Almost a year has passed since the adoption of the Directive on Copyright in the Digital Single Market (CDSM) Directive on the 6th of July 2019. This marked the end of a controversial legislative process at EU level, but also the beginning of a highly demanding process of national implementation. While the Directive has to be implemented in the laws of the Member States by the 7th of June 2021, the implementation process, public consultation and relevant debates have already started in the majority of EU Member States (for the current status of the implementation process, see: CREATe, An EU Copyright Reform Resource).

Due to the length of the text (one of the longest in the copyright acquis, with 86 recitals and 32 articles), the interplay with previous EU copyright Directives and, most importantly, the leeway left to Member States on a number of issues, the implementation of the Directive in the laws of the Member States raises significant challenges for national lawmakers.

The European Copyright Society (ECS) has issued a series of insightful Comments on the implementation of the Directive’s provisions, which aim to serve as guidelines for policy options for the implementation of the Directive in the Member States. Four Comments have already been published on Articles 8 and 12, 14, 17 and 18-22 of the Directive.

The key points of the first two Comments are briefly presented in Part 1 of this post, while Part 2 covers the third and fourth Comments. The full text of the Comments can be found here.

Comment on the Implementation of ECL rules (Articles 8 and 12) of the CDSM Directive

The ECS first notes that Articles 8 and 12 of the CDSM Directive provide the first explicit legal basis for extended collective licences (ECL) in the EU copyright acquis. Article 8 is a mandatory rule on the use of out-of-commerce works and other subject matter by cultural heritage institutions, whereas Article 12 is an optional rule that applies to all kinds of works or other subject matter and all forms of use. Although Article 12 is optional, it harmonises national rules on ECLs and leaves some, limited, freedom to the Member States. Accordingly, national rules on ECLs must comply with the safeguards in Article 12(3) and the stipulations in Article 12(2).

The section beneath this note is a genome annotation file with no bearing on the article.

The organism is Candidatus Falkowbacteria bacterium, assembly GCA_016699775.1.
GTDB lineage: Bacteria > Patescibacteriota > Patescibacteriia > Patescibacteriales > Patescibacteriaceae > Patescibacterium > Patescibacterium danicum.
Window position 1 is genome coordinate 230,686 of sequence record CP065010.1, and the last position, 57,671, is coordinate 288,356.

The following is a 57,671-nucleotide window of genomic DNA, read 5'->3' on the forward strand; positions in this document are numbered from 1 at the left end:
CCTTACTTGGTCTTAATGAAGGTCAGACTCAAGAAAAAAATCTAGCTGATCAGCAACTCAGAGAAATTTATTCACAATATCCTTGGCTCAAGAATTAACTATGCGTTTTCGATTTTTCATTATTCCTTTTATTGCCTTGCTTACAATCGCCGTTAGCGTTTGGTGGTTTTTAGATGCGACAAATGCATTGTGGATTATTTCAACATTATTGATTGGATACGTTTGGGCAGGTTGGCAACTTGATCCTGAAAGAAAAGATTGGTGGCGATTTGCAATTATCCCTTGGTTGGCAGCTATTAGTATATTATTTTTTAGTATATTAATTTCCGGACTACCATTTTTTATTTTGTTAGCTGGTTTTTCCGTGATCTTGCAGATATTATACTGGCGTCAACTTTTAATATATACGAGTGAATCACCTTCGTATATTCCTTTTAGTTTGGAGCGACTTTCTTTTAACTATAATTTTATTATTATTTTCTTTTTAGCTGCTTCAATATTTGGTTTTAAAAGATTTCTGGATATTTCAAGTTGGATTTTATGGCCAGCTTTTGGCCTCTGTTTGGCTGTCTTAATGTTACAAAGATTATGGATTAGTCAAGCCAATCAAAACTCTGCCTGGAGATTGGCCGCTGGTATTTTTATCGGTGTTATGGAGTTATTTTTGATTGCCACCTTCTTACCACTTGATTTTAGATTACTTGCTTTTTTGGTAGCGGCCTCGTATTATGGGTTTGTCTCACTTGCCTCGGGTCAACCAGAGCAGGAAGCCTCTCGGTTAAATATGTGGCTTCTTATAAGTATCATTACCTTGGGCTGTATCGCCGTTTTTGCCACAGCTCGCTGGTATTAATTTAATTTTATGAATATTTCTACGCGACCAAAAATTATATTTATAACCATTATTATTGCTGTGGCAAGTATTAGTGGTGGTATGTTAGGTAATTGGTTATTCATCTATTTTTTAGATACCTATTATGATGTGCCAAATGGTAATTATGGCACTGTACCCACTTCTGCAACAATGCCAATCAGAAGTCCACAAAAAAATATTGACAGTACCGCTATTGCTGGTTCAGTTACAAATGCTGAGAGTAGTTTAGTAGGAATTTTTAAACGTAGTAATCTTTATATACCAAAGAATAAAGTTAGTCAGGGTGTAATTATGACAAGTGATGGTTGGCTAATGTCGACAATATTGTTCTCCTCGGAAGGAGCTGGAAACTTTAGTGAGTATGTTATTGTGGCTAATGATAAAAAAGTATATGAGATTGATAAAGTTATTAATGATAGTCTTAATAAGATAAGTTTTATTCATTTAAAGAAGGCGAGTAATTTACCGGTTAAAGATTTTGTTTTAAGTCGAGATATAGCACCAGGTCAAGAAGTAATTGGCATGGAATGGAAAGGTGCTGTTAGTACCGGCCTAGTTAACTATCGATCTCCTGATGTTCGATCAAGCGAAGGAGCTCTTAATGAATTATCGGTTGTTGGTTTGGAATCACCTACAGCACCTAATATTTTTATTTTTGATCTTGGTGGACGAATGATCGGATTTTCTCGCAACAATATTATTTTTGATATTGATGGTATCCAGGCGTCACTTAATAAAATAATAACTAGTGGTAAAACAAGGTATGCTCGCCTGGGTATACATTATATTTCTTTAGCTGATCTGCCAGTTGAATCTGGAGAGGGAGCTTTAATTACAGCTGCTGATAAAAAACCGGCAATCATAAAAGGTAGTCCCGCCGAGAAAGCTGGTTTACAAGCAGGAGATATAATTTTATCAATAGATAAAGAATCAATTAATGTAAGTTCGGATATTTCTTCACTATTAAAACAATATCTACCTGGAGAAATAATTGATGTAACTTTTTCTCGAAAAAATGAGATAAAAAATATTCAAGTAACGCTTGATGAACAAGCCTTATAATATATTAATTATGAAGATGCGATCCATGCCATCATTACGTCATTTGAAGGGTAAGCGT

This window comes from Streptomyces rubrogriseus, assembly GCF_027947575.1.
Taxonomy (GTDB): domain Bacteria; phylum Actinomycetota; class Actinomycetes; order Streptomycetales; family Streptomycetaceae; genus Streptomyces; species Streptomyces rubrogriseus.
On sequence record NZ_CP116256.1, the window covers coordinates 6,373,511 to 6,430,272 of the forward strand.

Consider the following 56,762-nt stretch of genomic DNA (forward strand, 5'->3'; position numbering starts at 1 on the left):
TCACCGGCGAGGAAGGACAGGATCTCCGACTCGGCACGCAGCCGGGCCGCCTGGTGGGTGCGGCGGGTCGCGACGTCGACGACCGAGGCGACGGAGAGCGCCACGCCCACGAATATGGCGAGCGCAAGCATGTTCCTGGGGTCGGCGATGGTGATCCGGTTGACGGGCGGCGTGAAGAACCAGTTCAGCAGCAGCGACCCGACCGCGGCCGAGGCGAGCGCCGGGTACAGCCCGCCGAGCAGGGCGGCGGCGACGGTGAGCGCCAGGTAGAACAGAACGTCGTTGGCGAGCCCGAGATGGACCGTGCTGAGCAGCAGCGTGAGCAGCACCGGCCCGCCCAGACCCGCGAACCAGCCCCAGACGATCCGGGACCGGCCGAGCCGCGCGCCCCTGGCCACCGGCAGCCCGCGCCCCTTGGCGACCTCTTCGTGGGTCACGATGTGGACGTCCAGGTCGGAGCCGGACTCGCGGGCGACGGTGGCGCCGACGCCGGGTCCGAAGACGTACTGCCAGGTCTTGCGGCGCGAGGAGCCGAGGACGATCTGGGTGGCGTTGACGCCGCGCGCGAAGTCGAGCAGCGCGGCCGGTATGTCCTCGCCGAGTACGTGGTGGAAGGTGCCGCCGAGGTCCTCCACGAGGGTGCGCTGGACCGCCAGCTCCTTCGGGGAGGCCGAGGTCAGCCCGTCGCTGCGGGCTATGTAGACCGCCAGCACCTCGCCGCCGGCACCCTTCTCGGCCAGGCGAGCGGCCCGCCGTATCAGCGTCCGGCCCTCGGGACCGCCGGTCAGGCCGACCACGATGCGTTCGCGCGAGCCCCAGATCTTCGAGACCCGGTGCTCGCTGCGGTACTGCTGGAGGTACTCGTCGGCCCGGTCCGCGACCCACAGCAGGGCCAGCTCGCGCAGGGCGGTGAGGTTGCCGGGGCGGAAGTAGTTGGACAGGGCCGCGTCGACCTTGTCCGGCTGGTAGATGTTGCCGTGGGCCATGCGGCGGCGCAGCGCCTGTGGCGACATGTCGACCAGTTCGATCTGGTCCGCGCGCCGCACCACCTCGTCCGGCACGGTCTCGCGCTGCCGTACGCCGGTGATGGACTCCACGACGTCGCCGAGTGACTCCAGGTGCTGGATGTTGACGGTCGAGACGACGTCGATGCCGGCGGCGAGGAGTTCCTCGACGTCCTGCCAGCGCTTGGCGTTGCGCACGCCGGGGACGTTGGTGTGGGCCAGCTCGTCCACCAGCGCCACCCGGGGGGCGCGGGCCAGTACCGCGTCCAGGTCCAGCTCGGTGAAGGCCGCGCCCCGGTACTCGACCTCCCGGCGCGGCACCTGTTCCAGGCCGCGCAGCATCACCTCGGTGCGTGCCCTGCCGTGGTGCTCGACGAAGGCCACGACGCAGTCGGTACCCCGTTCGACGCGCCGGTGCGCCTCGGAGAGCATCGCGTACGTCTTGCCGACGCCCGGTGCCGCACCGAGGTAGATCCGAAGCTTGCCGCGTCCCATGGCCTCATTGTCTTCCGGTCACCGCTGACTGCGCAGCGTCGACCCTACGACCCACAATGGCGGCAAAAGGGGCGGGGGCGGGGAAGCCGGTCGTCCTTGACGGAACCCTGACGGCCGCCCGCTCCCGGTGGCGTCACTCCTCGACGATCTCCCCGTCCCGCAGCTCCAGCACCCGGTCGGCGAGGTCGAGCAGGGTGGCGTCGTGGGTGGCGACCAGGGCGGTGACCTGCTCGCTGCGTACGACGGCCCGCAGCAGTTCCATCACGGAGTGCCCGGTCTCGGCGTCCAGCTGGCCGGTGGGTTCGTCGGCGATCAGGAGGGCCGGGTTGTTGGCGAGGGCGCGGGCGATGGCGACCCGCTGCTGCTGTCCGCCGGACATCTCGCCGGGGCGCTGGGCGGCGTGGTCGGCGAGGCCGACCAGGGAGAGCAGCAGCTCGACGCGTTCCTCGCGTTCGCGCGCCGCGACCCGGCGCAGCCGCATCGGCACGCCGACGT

In regard to the representativeness requirement of the collective management organization (CMO), the ECS suggests that it should not be construed too rigidly, for instance as a requirement that a majority of rightholders in the relevant field must be members of the mandated CMO. The representativeness requirement should be a flexible tool that safeguards the interests of rightholders and enables effective collective licensing.

The Directive is silent on further conditions for providing the CMO with the legal mandate to enter into collective agreements with extended effect. Hence, it is to be presumed that Member States are at liberty regarding such conditions. The ECS recommends that an administrative authorisation scheme covering CMOs mandated to manage ECLs and the individual collective agreements with extended effect is implemented in each Member State. Such a scheme will provide for the highest degree of predictability and transparency for the process of determining which agreements will trigger the extension effect.